Imposter Syndrome has been defined as the “psychological experience of believing that one’s success came about because of chance or luck or extreme hard-work or even manipulation, and not due to the skill one possesses”. First observed in successful female college students and professionals, it perpetuates the feeling of a “fraud” or an “imposter”, who will be discovered at any moment (a feeling that their success is reliant on external factors). The syndrome has been broadly distinguished into 5 categories based on individual behaviour, personality and mannerisms:
The Perfectionist – Perfectionism and Imposter Syndrome go hand in hand, as if perfectionists do not meet the exceptionally high standards they set for themselves, they perpetuate major self-doubts on their abilities.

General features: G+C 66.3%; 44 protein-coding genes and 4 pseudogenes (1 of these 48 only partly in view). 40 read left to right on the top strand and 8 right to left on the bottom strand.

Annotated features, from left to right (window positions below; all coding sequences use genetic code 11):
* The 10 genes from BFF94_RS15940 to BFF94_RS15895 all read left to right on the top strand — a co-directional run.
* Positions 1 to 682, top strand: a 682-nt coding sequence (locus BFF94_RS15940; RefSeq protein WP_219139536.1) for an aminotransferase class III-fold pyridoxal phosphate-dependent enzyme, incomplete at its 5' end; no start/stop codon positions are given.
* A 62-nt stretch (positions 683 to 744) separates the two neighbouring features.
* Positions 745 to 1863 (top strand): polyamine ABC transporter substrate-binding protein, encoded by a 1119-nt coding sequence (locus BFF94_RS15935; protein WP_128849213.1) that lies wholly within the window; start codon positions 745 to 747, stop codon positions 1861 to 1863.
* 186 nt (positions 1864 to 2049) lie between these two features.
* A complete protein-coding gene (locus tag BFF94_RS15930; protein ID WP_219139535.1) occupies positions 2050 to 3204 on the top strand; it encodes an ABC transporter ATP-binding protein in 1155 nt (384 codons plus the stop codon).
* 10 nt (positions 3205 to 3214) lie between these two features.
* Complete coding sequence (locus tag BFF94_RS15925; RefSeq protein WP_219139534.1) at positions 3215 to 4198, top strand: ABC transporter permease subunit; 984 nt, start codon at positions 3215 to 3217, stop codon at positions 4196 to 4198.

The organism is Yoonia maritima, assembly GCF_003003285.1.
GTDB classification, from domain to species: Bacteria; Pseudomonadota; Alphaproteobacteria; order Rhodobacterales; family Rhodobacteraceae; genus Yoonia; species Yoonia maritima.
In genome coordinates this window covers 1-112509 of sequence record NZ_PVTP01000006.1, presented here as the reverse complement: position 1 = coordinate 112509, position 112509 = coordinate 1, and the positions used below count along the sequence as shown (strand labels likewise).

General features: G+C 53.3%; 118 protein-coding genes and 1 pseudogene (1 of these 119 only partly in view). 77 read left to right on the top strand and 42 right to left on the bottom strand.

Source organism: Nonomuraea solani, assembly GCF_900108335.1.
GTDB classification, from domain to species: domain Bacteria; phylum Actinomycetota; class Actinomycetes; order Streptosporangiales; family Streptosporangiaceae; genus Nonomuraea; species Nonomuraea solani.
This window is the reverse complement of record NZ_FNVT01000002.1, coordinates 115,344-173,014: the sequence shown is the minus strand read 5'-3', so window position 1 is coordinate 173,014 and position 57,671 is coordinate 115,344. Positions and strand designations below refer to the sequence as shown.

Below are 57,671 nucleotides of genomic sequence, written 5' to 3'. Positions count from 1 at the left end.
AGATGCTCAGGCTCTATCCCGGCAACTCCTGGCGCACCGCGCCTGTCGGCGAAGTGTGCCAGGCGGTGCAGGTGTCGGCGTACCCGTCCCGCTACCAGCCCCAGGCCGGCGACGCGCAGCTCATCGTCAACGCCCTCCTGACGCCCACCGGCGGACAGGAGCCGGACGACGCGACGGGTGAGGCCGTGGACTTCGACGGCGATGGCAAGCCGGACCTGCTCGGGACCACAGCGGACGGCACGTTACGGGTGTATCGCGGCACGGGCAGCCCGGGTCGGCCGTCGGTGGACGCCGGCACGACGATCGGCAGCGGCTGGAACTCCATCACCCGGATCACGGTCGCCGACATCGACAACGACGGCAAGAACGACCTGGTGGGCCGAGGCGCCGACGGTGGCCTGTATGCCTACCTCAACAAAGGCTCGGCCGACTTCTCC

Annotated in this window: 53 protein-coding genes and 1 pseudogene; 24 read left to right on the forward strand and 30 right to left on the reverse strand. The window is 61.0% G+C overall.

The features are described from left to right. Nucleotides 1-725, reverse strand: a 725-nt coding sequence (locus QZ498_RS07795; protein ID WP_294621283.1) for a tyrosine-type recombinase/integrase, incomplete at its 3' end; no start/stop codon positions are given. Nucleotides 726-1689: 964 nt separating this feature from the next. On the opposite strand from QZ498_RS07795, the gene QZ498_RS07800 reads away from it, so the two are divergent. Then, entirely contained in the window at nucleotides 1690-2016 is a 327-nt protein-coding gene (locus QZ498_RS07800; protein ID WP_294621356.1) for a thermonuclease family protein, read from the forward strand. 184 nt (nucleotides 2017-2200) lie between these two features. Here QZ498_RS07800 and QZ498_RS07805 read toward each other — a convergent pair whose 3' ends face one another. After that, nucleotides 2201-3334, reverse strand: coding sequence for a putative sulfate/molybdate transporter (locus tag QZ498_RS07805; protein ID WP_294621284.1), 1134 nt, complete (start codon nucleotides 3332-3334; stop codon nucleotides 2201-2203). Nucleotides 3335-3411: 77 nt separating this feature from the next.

The Superwoman/man – Hardworking people, who cover their insecurities by putting in extraordinary amount of effort to seek validation from their “real-deal” colleagues.
The Natural Genius – People who feel the need to be a “natural genius” in things and expect themselves to accomplish things on first try or do things fluently and quickly, and when such impossibly high internal standards are not met, such people feel ashamed.
The Soloist – Extremely Independent people who think asking for help reveals one as phony.
The Expert – Measures oneself through “how much” & “what” one knows, believing it will never be enough.